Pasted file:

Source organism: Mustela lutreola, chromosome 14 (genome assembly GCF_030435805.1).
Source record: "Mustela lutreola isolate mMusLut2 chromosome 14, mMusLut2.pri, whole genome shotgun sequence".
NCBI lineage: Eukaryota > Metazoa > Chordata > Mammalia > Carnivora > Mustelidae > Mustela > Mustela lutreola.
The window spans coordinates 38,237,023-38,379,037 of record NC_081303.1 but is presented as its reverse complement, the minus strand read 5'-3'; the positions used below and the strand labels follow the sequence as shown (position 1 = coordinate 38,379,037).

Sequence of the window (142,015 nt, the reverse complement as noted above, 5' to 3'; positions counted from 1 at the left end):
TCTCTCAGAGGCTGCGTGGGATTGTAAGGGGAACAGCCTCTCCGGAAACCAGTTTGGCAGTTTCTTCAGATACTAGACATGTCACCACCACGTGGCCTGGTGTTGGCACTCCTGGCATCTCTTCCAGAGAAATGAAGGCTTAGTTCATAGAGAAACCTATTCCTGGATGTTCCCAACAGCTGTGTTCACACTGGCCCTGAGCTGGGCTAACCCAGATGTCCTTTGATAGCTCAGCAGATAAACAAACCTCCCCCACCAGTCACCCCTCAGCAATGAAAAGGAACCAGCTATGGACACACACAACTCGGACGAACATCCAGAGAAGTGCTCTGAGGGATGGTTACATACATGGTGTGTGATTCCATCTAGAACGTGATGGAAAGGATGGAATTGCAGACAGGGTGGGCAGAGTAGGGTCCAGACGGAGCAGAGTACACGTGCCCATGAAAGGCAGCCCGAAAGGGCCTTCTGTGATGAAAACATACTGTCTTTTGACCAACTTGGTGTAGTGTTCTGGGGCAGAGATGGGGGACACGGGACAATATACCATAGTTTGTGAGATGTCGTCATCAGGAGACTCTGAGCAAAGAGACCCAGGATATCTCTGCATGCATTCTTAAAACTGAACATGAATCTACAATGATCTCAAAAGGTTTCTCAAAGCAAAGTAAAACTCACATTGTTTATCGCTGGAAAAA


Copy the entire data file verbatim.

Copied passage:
Source organism: Mustela lutreola, chromosome 14 (genome assembly GCF_030435805.1).
Source record: "Mustela lutreola isolate mMusLut2 chromosome 14, mMusLut2.pri, whole genome shotgun sequence".
NCBI lineage: Eukaryota > Metazoa > Chordata > Mammalia > Carnivora > Mustelidae > Mustela > Mustela lutreola.
The window spans coordinates 38,237,023-38,379,037 of record NC_081303.1 but is presented as its reverse complement, the minus strand read 5'-3'; the positions used below and the strand labels follow the sequence as shown (position 1 = coordinate 38,379,037).

Sequence of the window (142,015 nt, the reverse complement as noted above, 5' to 3'; positions counted from 1 at the left end):
TCTCTCAGAGGCTGCGTGGGATTGTAAGGGGAACAGCCTCTCCGGAAACCAGTTTGGCAGTTTCTTCAGATACTAGACATGTCACCACCACGTGGCCTGGTGTTGGCACTCCTGGCATCTCTTCCAGAGAAATGAAGGCTTAGTTCATAGAGAAACCTATTCCTGGATGTTCCCAACAGCTGTGTTCACACTGGCCCTGAGCTGGGCTAACCCAGATGTCCTTTGATAGCTCAGCAGATAAACAAACCTCCCCCACCAGTCACCCCTCAGCAATGAAAAGGAACCAGCTATGGACACACACAACTCGGACGAACATCCAGAGAAGTGCTCTGAGGGATGGTTACATACATGGTGTGTGATTCCATCTAGAACGTGATGGAAAGGATGGAATTGCAGACAGGGTGGGCAGAGTAGGGTCCAGACGGAGCAGAGTACACGTGCCCATGAAAGGCAGCCCGAAAGGGCCTTCTGTGATGAAAACATACTGTCTTTTGACCAACTTGGTGTAGTGTTCTGGGGCAGAGATGGGGGACACGGGACAATATACCATAGTTTGTGAGATGTCGTCATCAGGAGACTCTGAGCAAAGAGACCCAGGATATCTCTGCATGCATTCTTAAAACTGAACATGAATCTACAATGATCTCAAAAGGTTTCTCAAAGCAAAGTAAAACTCACATTGTTTATCGCTGGAAAAA